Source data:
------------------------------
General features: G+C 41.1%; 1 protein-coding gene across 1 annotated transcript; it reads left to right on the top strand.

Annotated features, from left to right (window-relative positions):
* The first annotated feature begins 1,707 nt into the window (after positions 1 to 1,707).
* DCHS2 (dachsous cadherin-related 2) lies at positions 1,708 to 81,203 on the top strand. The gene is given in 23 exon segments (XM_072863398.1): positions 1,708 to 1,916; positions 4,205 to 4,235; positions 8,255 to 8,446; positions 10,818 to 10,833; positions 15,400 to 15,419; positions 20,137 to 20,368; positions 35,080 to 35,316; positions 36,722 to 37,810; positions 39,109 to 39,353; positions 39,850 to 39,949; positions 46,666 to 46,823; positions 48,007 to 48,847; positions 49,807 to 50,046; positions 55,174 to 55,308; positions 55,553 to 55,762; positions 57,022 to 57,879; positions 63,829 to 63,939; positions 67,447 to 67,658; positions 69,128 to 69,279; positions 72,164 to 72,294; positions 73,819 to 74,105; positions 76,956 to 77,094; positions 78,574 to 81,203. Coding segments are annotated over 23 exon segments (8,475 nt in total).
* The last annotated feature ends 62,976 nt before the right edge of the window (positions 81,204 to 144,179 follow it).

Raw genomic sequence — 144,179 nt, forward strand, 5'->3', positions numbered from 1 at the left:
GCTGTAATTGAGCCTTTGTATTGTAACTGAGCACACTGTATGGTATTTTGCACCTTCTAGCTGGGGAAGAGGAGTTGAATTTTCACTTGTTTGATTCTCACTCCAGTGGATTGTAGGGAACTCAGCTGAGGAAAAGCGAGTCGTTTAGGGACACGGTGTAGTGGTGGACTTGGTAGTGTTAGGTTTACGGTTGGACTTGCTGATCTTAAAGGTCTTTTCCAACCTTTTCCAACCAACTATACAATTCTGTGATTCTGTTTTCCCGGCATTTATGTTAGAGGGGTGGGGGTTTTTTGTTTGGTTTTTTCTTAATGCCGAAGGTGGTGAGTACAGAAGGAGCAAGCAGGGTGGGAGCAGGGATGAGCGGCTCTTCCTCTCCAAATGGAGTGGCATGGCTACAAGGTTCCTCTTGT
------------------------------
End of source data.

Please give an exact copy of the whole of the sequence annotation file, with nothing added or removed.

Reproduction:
General features: G+C 41.1%; 1 protein-coding gene across 1 annotated transcript; it reads left to right on the top strand.

Annotated features, from left to right (window-relative positions):
* The first annotated feature begins 1,707 nt into the window (after positions 1 to 1,707).
* DCHS2 (dachsous cadherin-related 2) lies at positions 1,708 to 81,203 on the top strand. The gene is given in 23 exon segments (XM_072863398.1): positions 1,708 to 1,916; positions 4,205 to 4,235; positions 8,255 to 8,446; positions 10,818 to 10,833; positions 15,400 to 15,419; positions 20,137 to 20,368; positions 35,080 to 35,316; positions 36,722 to 37,810; positions 39,109 to 39,353; positions 39,850 to 39,949; positions 46,666 to 46,823; positions 48,007 to 48,847; positions 49,807 to 50,046; positions 55,174 to 55,308; positions 55,553 to 55,762; positions 57,022 to 57,879; positions 63,829 to 63,939; positions 67,447 to 67,658; positions 69,128 to 69,279; positions 72,164 to 72,294; positions 73,819 to 74,105; positions 76,956 to 77,094; positions 78,574 to 81,203. Coding segments are annotated over 23 exon segments (8,475 nt in total).
* The last annotated feature ends 62,976 nt before the right edge of the window (positions 81,204 to 144,179 follow it).

Raw genomic sequence — 144,179 nt, forward strand, 5'->3', positions numbered from 1 at the left:
GCTGTAATTGAGCCTTTGTATTGTAACTGAGCACACTGTATGGTATTTTGCACCTTCTAGCTGGGGAAGAGGAGTTGAATTTTCACTTGTTTGATTCTCACTCCAGTGGATTGTAGGGAACTCAGCTGAGGAAAAGCGAGTCGTTTAGGGACACGGTGTAGTGGTGGACTTGGTAGTGTTAGGTTTACGGTTGGACTTGCTGATCTTAAAGGTCTTTTCCAACCTTTTCCAACCAACTATACAATTCTGTGATTCTGTTTTCCCGGCATTTATGTTAGAGGGGTGGGGGTTTTTTGTTTGGTTTTTTCTTAATGCCGAAGGTGGTGAGTACAGAAGGAGCAAGCAGGGTGGGAGCAGGGATGAGCGGCTCTTCCTCTCCAAATGGAGTGGCATGGCTACAAGGTTCCTCTTGT